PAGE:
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Bronxville Zoning Board Looks At Lawrence Hospital

BRONXVILLE, N.Y. - The Bronxville Zoning Board of Appeals got its first glimpse of the proposed addition to Lawrence Hospital Center on Tuesday night.

The ZBA listened to approximately three hours of comments from hospital officials, doctors, architects attorneys and members of the public.

ZBA Chairman Richard Szypula made it very clear that the board would listen to both sides in a process that suited the board. He would not allow Lawrence Hospital attorney Kathy Zelantis to speak until after residents were allowed to express their concerns.

Those residents, many of whom live across a narrow street from the site of  the proposed addition, have organized into a group, dubbed  themselves the Committee to Save Bronxville’s West Side and hired Manhattan attorney Christopher Rizzo of Carter, Ledyard and Milburn to represent them. The group and its attorney have asked Lawrence Hospital to provide an Environmental Impact Statement, in order to comply with state mandates.

Rizzo argues such a document would have to weigh the impact the proposed addition would have on it’s neighbors and explain why any alternative would not be possible. But hospital officials counter that an EIS is only mandated if the Planning Board requests it, and that has not happened.

The Planning Board agreed last month to have the hospital begin to present the project to the ZBA although the board has yet to sign off on the project that has been before it since March. The project needs several variances to town code, including one that would allow the addition to exceed the set back requirements from the street.

Residents have been packing into Village Hall every month since then. Although the residents have made it clear that they do not oppose an addition to the hospital to provide cancer care and upgrade the outdated operating rooms, they are opposed to the location of the addition. Specifically they oppose the noise chillers on the roof of the addition that will bring loud sounds into their homes, parking for construction workers, and the loss of green space surrounding the hospital just to name a few.

Szypula asked hospital officials why those very chillers could not be moved to the other side of the hospital roof, but architect Tim Fecker explained that the complicated cooling system would not allow placement in any other location.

Fecker also outlined the scope of the three story addition slated to be located on the northeast portion of the hospitals building.  The addition which will add an estimated 39,000 square feet of space to the building will mostly be devoted to a cancer center. The basement floor will be the site of a radiation therapy center, and the first floor will be devoted to an oncology infusion center.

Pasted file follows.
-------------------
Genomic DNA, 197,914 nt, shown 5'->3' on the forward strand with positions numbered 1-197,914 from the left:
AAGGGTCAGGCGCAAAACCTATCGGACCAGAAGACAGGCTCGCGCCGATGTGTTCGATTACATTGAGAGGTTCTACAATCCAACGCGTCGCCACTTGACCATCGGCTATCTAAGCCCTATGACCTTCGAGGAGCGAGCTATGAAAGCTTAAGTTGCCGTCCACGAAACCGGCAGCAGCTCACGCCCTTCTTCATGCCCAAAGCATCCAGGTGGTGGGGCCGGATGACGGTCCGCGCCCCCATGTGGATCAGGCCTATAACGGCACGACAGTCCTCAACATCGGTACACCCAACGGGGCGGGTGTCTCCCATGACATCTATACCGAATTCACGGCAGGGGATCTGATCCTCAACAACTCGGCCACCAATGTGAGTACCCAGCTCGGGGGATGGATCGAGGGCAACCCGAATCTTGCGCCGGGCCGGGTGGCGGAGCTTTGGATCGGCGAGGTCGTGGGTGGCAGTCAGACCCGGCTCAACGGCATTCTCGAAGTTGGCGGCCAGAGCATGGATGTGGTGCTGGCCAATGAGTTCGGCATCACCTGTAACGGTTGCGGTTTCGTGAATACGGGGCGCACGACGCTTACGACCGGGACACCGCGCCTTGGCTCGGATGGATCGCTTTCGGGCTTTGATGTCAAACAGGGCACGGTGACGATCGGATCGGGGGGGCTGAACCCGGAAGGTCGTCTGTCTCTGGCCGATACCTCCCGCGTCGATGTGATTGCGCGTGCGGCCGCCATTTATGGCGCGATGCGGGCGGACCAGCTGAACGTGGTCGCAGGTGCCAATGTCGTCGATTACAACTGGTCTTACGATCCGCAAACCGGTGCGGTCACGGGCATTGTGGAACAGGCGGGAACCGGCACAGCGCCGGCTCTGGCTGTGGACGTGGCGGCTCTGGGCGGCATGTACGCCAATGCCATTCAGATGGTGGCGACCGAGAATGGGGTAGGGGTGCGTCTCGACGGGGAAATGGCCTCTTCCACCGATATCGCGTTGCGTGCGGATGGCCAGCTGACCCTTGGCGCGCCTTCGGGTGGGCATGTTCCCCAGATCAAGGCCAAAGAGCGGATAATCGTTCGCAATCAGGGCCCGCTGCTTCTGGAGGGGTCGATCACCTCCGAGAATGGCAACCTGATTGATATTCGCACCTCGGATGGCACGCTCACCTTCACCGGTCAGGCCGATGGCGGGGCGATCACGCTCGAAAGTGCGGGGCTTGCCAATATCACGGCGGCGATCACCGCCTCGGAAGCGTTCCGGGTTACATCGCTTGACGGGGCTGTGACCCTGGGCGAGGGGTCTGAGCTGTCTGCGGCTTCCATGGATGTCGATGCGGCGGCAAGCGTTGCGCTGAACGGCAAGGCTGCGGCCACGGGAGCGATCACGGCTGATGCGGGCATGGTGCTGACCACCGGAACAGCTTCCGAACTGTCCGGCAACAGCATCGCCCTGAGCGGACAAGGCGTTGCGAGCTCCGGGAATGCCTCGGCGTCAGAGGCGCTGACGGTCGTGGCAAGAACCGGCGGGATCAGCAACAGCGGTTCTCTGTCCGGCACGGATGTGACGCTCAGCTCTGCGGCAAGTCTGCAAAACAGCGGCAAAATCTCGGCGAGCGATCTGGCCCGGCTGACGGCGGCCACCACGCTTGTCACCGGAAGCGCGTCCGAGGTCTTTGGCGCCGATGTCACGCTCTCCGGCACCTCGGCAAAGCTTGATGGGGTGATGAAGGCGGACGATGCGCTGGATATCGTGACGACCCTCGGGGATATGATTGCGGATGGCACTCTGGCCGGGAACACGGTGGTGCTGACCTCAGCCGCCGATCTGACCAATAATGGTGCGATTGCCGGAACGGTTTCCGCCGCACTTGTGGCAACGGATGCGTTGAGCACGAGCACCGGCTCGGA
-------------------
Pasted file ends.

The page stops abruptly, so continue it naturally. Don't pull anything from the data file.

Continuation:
Most urgently needed, hospital officials said, is renovation of the hospital's six operating rooms that were constructed in the 1950s. One resident, Dr. Edward Luboja, a retired dentist, wondered why the hospital could not reconfigure the location of some of the services like the operating rooms, in order to make the footprint of the building smaller, and therefore create no disturbance to its neighbors.

“I love this hospital, I have been in this community for 61 years,” Luboja said. “I don’t see any reason that all of the operating rooms have to be located in one place.”

But hospital officials said it would be tough to have to bring surgical patients to different floors for pre and post surgical care. Before the end of the meeting, Hospital President Edward Dinan said that although he is frustrated that the approval process is taking so long, he is committed to seeing it through.

“We knew it was going to be long process, but we believe in the project,” Dinan said. “The objections are being made by a limited number of people.  The majority of residents support the addition.” Minutes before, resident Jane Strachen gave the ZBA a petition with 175 signatures from residents and businesses in opposition to the proposed addition in it’s current form.

Another resident Helen Levitz, who has attended every meeting disagreed with Dinan noting that the majority of residents in the buildings in Alger Court oppose the proposed addition to be built out to the sidewalk on Pondfield and Parkway Road.

The Committee to Save Bronxville's Westside has provided petitions of 200 individuals for the Planning Board in addition to the 175 for the Zoning Board," Levitz said. "The movement is only gaining momentum and recently Parkway Road home owners have joined our group.  They are very worried about the implications of removing 31 mature trees and the green space and paving it over and fear this may mean morewater into the river and then into their basements during large rain storms."

The Planning Boards and Zoning Boards will take up the matter again at their respective November meetings.

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